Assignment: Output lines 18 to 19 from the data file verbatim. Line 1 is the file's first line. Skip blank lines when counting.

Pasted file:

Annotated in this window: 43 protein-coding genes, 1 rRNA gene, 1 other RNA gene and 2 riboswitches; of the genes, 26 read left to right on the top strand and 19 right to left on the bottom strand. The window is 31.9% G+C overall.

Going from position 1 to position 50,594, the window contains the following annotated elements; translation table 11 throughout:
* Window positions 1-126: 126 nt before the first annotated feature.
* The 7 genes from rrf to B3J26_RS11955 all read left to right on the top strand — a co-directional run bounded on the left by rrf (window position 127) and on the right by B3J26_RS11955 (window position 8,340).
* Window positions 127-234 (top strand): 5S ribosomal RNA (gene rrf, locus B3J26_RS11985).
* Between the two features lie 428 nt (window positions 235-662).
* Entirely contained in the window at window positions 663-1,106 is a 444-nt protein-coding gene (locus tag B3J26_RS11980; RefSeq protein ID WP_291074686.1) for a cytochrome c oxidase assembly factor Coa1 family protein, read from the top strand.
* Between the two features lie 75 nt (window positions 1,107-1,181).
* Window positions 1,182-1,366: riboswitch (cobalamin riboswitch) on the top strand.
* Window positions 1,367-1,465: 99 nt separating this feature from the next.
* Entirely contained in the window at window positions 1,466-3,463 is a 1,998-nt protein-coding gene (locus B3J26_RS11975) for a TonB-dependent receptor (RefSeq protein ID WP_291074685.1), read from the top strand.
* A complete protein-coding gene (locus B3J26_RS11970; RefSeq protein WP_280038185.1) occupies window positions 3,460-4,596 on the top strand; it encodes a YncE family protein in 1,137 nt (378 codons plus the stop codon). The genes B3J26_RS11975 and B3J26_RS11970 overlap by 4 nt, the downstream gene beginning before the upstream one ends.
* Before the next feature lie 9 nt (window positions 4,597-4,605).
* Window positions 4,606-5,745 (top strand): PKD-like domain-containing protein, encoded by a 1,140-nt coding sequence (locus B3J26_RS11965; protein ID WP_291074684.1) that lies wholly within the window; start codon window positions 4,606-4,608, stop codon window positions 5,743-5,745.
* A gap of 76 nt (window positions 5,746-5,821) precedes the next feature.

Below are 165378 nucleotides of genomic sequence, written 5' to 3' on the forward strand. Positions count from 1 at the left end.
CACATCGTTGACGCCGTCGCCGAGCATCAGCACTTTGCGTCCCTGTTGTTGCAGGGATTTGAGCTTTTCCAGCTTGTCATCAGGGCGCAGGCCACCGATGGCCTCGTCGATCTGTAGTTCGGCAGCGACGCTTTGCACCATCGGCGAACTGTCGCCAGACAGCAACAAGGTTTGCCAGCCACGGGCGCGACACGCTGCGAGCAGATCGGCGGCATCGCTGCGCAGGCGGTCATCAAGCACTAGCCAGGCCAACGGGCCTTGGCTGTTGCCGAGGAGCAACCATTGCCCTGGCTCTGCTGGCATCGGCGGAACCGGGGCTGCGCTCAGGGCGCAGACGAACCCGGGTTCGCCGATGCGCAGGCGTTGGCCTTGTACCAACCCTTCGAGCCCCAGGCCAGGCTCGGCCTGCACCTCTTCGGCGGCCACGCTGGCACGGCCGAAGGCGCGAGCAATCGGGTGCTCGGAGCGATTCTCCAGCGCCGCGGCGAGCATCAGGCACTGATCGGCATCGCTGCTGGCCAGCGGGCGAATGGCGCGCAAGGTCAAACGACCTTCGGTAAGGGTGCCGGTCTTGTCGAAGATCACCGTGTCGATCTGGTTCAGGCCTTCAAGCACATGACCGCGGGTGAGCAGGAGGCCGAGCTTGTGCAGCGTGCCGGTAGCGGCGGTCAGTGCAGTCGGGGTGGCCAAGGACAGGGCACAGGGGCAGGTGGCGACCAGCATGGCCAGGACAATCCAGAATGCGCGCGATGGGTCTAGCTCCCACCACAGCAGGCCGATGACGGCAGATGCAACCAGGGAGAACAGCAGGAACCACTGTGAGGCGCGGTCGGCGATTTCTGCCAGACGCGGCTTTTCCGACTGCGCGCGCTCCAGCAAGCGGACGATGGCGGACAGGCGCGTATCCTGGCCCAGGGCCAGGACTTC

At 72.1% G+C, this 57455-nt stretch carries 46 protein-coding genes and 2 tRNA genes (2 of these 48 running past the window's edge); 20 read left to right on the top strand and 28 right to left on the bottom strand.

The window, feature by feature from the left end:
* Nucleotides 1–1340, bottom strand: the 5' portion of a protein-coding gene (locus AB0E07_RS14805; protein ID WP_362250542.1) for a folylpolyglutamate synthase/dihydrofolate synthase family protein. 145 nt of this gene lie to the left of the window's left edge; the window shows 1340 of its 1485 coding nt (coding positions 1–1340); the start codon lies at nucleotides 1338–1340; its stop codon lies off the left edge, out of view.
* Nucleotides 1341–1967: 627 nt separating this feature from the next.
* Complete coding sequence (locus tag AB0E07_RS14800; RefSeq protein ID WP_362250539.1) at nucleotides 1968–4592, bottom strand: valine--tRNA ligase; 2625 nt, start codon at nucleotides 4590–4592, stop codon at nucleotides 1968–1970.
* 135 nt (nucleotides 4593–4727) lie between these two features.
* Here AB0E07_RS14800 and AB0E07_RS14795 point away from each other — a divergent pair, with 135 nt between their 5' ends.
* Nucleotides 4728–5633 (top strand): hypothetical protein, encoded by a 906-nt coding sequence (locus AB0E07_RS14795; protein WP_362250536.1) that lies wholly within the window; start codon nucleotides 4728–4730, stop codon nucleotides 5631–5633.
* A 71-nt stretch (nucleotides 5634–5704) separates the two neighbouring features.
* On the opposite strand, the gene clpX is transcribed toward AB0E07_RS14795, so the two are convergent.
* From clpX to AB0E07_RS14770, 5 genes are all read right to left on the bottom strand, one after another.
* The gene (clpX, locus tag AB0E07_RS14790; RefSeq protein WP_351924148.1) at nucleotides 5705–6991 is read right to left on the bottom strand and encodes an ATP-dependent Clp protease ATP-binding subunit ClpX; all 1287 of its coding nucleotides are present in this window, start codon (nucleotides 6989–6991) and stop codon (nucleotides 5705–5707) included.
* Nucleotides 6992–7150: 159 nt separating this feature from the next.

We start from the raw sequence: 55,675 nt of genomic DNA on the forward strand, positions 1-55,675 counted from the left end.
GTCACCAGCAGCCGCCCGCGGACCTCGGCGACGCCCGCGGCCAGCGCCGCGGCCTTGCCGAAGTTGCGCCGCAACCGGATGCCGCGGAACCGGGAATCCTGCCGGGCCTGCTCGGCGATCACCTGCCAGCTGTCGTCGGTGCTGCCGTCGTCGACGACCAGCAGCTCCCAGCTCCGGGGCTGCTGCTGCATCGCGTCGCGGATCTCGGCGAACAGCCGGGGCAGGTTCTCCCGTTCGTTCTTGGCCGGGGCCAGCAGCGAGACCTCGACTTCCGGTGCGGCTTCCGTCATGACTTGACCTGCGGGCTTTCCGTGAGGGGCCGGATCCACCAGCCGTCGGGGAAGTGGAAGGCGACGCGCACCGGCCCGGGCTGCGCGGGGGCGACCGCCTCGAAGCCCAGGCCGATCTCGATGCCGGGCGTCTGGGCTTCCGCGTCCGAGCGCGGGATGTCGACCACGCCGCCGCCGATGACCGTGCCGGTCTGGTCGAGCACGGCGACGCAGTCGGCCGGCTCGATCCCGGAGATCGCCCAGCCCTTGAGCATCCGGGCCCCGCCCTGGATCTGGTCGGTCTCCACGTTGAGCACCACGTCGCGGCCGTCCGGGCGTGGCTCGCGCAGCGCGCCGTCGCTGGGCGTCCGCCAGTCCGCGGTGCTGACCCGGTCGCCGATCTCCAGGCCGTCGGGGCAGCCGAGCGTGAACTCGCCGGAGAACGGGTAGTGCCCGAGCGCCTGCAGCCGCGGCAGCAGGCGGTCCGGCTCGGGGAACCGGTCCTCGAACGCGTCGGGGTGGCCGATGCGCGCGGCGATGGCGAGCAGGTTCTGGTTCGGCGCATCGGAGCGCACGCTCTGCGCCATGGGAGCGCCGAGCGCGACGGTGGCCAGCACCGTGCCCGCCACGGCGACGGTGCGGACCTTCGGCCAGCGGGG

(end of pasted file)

At 72.1% G+C, this 57455-nt stretch carries 46 protein-coding genes and 2 tRNA genes (2 of these 48 running past the window's edge); 20 read left to right on the top strand and 28 right to left on the bottom strand.

The window, feature by feature from the left end: